NMDA spikes mediate amplification of inputs in the rat piriform cortex

  1. Amit Kumar
  2. Oded Schiff
  3. Edi Barkai
  4. Bartlett W Mel  Is a corresponding author
  5. Alon Poleg-Polsky  Is a corresponding author
  6. Jackie Schiller  Is a corresponding author
  1. The Rappaport Faculty of Medicine and Research Institute, Technion-Israel Institute of Technology, Israel
  2. University of Haifa, Israel
  3. University of Southern California, United States
  4. University of Colorado School of Medicine, United States


The piriform cortex (PCx) receives direct input from the olfactory bulb (OB) and is the brain's main station for odor recognition and memory. The transformation of the odor code from OB to PCx is profound: mitral and tufted cells in olfactory glomeruli respond to individual odorant molecules, whereas pyramidal neurons (PNs) in the PCx responds to multiple, apparently random combinations of activated glomeruli. How these ‘discontinuous’ receptive fields are formed from OB inputs remains unknown. Counter to the prevailing view that olfactory PNs sum their inputs passively, we show for the first time that NMDA spikes within individual dendrites can both amplify OB inputs and impose combination selectivity upon them, while their ability to compartmentalize voltage signals allows different dendrites to represent different odorant combinations. Thus, the 2-layer integrative behavior of olfactory PN dendrites provides a parsimonious account for the nonlinear remapping of the odor code from bulb to cortex.



The piriform cortex (PCx) is the main cortical station in olfactory processing. It receives direct odor information from the olfactory bulb, as well as contextual information from higher brain regions, and is thought to be the brain’s primary site for odor discrimination and recognition (Gottfried, 2010).

Olfaction starts at the nasal epithelium where a single odor activates multiple odorant receptors (ORs). At the olfactory bulb, information from like ORs converge to ~1000 mirror symmetric pairs of glomeruli (Mombaerts et al., 1996; Isaacson, 2010). Thus, on either side of the brain an odor is represented as a distributed pattern of activation over ~1000 glomeruli, which together form a molecular map of the odor. Mitral and tufted (M/T) cells, the glomerular outputs, carry the olfactory signal next to the PCx via the lateral olfactory tract (LOT). LOT axons traverse layer 1 of the PCx and form synaptic contacts with the thin distal dendrites of pyramidal neurons and layer 1 interneurons (Gottfried, 2010; Bekkers and Suzuki, 2013).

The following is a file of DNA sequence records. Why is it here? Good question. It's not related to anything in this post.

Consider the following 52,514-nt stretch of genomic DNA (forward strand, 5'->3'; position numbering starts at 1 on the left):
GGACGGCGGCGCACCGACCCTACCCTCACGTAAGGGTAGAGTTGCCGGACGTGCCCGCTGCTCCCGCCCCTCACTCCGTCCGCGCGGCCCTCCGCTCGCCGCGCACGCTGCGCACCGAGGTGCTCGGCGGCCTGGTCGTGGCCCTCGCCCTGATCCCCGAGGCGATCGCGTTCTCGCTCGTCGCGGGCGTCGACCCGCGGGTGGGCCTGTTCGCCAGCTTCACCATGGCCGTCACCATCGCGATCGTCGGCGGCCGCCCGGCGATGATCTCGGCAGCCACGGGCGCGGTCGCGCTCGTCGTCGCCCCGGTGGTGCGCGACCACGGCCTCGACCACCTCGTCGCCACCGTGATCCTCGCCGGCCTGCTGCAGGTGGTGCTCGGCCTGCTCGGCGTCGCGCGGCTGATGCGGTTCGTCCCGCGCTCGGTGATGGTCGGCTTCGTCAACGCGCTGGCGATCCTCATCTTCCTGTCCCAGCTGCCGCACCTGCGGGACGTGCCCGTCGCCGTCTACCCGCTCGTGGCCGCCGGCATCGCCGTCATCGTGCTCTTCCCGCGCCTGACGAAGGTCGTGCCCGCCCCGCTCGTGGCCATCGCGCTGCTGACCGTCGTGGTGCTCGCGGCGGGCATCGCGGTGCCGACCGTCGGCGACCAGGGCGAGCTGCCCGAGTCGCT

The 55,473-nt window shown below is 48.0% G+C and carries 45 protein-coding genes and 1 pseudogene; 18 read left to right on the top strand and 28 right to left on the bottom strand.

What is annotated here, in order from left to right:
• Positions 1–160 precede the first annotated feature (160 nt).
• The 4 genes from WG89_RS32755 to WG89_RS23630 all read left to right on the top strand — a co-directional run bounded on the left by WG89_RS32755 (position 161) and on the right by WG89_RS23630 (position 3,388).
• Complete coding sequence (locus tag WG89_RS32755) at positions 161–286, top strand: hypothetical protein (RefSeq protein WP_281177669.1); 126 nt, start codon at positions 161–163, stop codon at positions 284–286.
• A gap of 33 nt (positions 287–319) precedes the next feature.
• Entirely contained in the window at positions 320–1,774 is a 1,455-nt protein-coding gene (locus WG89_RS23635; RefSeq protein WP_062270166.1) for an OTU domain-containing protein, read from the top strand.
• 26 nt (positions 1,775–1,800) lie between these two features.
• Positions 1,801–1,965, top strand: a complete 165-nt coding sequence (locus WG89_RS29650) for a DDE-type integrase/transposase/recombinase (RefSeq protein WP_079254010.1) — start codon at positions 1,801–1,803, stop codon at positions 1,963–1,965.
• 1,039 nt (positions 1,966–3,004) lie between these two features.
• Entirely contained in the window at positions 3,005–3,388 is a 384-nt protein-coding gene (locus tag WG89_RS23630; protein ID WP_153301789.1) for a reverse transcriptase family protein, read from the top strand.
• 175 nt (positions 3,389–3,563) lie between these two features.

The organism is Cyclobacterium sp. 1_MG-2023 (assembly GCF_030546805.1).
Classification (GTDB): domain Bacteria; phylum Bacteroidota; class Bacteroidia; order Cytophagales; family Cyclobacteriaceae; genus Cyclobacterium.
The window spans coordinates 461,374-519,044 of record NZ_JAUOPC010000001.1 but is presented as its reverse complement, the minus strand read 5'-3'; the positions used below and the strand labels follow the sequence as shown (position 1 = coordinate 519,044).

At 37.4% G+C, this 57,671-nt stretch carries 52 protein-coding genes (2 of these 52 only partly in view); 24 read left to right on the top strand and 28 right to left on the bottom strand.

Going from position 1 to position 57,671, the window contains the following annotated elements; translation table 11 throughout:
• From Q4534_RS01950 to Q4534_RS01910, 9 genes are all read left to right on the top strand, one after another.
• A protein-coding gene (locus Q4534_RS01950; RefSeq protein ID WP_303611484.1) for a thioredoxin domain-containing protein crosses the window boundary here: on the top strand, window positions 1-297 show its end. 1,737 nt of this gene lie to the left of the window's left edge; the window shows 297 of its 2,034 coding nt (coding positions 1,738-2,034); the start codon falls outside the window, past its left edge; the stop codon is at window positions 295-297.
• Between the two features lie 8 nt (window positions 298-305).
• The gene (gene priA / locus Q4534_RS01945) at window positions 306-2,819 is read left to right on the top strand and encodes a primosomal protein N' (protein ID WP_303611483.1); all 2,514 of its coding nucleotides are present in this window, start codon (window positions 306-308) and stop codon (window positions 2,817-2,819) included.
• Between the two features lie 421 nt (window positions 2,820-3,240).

Unlike other sensory cortices which are topographically organized, the connectivity scheme between the OB and PCx lacks any apparent spatial structure: individual LOT axons from the bulb terminate in broad overlapping swaths of the PCx (Buonviso et al., 1991a; Buonviso et al., 1991b; Ojima et al., 1984; Miyamichi et al., 2011) so that each glomerulus excites a widely dispersed and apparently randomly distributed population of PCx neurons. In turn, each pyramidal neuron in PCx receives synaptic input from roughly ~10% of the 1000 glomeruli, also apparently randomly sampled (Miyamichi et al., 2011; Davison and Ehlers, 2011; Nagayama, 2010; Sosulski et al., 2011; Ghosh et al., 2011; Stettler and Axel, 2009; Soucy et al., 2009). In keeping with the notion of random convergence and divergence of OB axons in PCx, electrophysiological studies show that each odorant activates an apparently random population of from 3% to 15% of the neurons in layer 2 of the PCx at low concentration (Stettler and Axel, 2009).

Pyramidal neurons in the piriform cortex are the main integration units within which the discrete molecular information channels of the OB are combined to form ‘odor objects’, but the biophysical and circuit-level mechanisms that remap LOT inputs into the olfactory code in PCx remain poorly understood. Three features of the mapping of LOT excitation into pyramidal neuron activity in PCx are noteworthy, and in the context of the existing literature, lead to a conundrum:

  1. Pyramidal neurons are driven by LOT inputs (Bekkers and Suzuki, 2013), even though LOT synaptic contacts onto PNs are formed on distal tuft dendrites, are few in number (~200 total contacts, Miyamichi et al., 2011), and are sparsely activated (just 1% of glomeruli activated in the OB reliably drives many PCx pyramidal neurons (Davison and Ehlers, 2011). This suggests pyramidal neurons in PCx have some means of amplifying weak distal inputs.